Home > Uncategorized > Show Up to the BPO or Die!

Show Up to the BPO or Die!

I admit it, maybe I’m being a little dramatic and the headline should read:  “Show Up to the BPO or the Deal May Die.”

As most Real Estate professionals know, before a bank will consider a short sale request, the seller’s lender usually requires a Broker Price Opinion of Value (BPO) or a property Appraisal.  In either case, the valuator often requires access to the property.

As a short sale facilitator who has processed hundreds of short sale transactions, we frequently receive telephone calls from valuators who are requesting access to the property.  In each case we put the valuation specialist in touch with the Realtor to schedule the showing.  It is imperative that the Realtor meet the valuator whenever possible at the property site.

True Story

A bank requested that a BPO be performed for a property listed at $550,000.  The listing price was based on several prior sales within close proximity to the property and were all like kind in nature.  The offer of $425,000 was based on an independent appraisal obtained by the Buyer as well as various inspections reports I mention below.  We contacted the Realtor to inform him that the valuator requested access to the property.  The Realtor reminded us of a mold issue in the property, established via a mold inspection, as well as several other latent defects that materially effect the home’s value including, but not limited to, roof issues and wood destroying organisms which were both discovered in previous home inspections.  We instructed the Realtor to make a list of the defects and provide the roof and termite reports to the  BPO expert while the BPO was being performed.  The Realtor assured us that he would be present at the BPO and would provide said reports along with recent sales data supporting the offer.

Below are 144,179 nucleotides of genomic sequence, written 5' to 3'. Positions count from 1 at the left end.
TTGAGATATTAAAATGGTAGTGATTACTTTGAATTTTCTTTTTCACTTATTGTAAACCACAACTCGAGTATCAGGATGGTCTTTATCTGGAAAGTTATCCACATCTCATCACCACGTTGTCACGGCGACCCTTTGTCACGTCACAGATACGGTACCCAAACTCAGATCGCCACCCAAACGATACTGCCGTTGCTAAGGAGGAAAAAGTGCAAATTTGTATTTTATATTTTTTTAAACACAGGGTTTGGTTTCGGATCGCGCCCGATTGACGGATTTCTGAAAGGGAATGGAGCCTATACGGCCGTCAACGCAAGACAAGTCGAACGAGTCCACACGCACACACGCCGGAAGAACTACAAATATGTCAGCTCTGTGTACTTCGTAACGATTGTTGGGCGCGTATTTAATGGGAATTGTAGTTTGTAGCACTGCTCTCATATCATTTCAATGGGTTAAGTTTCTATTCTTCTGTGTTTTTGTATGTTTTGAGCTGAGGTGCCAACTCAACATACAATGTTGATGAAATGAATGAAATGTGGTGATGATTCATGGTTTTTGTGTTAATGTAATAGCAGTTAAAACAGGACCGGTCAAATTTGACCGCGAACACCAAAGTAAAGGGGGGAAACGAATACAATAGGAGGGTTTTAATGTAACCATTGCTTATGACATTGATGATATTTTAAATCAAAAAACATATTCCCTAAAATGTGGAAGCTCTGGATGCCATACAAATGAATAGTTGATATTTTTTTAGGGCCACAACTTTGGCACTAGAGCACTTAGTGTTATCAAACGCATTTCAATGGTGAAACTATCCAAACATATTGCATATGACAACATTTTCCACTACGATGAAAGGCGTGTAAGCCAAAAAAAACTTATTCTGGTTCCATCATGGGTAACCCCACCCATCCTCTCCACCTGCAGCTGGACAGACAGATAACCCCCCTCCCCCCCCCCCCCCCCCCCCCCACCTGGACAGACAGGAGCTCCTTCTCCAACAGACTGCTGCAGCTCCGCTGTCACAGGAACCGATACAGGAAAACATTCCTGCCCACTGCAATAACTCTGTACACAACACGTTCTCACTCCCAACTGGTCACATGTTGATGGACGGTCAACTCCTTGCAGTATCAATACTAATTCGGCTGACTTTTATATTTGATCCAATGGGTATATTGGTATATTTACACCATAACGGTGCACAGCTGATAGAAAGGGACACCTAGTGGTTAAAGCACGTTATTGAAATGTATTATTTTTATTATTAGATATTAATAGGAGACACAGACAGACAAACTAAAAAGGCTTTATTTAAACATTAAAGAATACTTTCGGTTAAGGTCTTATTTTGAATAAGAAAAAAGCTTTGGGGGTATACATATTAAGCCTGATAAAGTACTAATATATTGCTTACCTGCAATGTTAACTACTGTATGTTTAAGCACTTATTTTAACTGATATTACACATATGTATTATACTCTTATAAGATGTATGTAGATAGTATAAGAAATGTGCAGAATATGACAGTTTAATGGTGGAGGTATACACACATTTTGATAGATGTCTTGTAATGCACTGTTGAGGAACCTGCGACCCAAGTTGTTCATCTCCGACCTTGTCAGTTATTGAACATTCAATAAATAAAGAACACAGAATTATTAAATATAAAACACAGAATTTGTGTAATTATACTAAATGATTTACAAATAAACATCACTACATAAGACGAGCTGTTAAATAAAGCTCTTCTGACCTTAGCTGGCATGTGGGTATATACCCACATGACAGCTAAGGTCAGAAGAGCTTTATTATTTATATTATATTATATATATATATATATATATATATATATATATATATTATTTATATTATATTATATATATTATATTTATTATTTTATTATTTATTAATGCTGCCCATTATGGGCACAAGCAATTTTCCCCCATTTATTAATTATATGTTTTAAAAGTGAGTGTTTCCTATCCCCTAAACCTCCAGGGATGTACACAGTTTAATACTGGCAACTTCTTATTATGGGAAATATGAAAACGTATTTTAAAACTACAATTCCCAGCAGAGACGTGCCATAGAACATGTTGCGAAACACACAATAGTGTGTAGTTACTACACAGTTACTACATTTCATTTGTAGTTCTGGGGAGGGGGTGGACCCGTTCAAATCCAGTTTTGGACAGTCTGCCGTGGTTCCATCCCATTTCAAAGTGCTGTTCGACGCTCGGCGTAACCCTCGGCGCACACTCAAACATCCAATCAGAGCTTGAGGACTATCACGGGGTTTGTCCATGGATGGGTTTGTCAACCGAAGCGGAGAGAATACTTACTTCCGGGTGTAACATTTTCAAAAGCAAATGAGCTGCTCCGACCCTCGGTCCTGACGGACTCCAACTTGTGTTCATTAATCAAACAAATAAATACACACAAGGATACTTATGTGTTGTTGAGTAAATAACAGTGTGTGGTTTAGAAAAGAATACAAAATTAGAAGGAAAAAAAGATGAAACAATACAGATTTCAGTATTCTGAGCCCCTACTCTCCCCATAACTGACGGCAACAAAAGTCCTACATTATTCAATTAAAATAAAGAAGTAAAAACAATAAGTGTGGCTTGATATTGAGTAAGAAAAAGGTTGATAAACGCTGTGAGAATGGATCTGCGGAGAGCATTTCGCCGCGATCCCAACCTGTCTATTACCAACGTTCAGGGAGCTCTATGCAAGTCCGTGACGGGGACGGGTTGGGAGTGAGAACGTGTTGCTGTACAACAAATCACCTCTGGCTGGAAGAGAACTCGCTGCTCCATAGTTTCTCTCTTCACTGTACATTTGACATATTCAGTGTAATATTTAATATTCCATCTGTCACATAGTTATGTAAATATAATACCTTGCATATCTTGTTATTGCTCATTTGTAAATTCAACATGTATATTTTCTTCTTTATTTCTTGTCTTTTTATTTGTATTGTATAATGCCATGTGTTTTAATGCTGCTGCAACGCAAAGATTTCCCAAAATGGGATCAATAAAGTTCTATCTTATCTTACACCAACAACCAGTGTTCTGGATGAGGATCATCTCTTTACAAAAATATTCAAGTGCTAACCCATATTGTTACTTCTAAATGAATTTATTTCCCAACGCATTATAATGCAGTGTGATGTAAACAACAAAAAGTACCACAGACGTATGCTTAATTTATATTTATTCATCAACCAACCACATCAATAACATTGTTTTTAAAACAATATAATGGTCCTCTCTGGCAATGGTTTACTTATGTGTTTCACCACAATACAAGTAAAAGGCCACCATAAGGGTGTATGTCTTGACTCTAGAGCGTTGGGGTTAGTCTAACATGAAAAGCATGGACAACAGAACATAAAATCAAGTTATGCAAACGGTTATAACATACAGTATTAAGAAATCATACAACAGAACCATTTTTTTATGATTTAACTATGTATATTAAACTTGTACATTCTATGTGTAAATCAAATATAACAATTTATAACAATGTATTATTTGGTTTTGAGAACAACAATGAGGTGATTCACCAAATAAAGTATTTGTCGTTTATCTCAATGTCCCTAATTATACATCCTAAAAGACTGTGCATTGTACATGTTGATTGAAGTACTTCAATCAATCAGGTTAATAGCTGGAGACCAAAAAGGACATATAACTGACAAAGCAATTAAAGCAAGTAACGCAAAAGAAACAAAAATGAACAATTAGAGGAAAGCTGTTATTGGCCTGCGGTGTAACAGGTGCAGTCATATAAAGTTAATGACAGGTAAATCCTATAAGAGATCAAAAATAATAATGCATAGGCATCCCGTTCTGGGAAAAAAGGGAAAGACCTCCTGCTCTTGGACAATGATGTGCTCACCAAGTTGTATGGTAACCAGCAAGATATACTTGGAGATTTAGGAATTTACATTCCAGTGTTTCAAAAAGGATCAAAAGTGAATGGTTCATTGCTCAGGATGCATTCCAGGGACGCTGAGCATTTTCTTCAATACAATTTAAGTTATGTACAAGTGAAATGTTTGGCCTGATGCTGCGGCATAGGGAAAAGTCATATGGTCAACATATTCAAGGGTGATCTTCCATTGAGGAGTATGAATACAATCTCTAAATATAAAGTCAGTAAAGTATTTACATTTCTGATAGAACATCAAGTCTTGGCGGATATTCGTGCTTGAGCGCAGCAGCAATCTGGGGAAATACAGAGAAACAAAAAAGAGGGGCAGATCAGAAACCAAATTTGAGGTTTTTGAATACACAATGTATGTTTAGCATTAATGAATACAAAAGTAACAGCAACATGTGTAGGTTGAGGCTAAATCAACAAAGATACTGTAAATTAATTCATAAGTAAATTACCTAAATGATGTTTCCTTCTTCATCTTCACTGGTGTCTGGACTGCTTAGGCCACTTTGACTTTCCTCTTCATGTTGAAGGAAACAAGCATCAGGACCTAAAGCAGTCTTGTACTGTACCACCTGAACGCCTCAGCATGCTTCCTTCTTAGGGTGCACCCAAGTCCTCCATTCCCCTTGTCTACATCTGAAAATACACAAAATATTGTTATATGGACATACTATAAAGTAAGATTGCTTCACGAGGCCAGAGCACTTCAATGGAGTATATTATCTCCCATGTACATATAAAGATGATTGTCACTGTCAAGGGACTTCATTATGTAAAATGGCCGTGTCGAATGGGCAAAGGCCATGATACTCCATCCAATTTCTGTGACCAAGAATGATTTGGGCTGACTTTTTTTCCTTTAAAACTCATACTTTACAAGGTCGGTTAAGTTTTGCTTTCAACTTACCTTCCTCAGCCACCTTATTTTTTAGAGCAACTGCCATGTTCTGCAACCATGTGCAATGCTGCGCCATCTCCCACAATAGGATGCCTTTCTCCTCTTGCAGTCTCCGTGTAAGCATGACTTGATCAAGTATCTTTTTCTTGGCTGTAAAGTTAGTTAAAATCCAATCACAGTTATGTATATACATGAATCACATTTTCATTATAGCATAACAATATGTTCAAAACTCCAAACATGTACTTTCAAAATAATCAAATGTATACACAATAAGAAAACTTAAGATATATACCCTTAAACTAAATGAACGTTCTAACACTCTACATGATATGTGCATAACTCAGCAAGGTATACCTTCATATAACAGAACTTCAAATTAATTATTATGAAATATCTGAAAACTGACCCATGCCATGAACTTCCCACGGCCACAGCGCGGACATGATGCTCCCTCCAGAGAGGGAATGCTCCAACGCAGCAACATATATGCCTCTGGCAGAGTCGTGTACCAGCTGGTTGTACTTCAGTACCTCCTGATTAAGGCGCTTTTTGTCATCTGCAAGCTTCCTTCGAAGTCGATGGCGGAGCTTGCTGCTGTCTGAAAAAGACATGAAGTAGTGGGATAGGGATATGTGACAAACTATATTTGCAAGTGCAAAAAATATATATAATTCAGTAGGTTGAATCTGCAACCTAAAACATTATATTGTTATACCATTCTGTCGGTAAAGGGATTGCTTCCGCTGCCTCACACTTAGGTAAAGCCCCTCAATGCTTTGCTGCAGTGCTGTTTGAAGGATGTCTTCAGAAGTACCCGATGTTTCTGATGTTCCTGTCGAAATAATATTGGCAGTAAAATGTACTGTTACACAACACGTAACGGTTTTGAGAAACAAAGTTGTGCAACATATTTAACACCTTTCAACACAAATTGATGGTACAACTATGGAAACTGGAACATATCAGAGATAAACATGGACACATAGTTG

Unfortunately, when the BPO valuator called to schedule an appointment, the Realtor decided that instead of showing up to the BPO, he would simply give the valuator the lock-box code and would furnish him with the reports and sales data via fax.

Needless to say, the valuation came back and the bank ultimately rejected the offer.  When asked why they rejected it, the negotiator at the bank indicated that the offer was too low and not in line with the value of the property.  We asked the bank about the latent defects and they said, “What defects are you referring too, there are none listed in the report?”

I’m sure that you can imagine my disbelief when I heard that they were not listed.  I called the Realtor who informed me that he did not show up to the BPO.  I informed him that the deal was rejected and that the bank claimed to have no idea of the property defects.  He obviously did not provide the data to the valuator.

While the property ultimately ended up closing  2 months later it was struggle.  The bank, justifiably, required evidence of the defects and closely scrutinized the sales data provided.  Once the bank’s negotiator was satisfied with the information presented he obtained approval from a supervisor and the transaction closed at a mutually agreeable sales price.

Consider the following:   If the Realtor had shown up at the onset, then the extra time, effort and energy expended by the Realtor(s), Title Company and Bank would not have been necessary.  Additionally, if the bank decides at a later date to pursue a deficiency judgment, then the extra 2 months interest may also be claimed.

If anyone has had a similar experience to this, I’d be interested to hear from them!

If you’d like a Short Sale expert to package and handle all the paperwork and communications with the lender in an attempt to facilitate a short sale on your behalf, at no out of pocket expense to you, contact Rick Schuster at   561-893-0077   or rick@homeguardiantitle.com.

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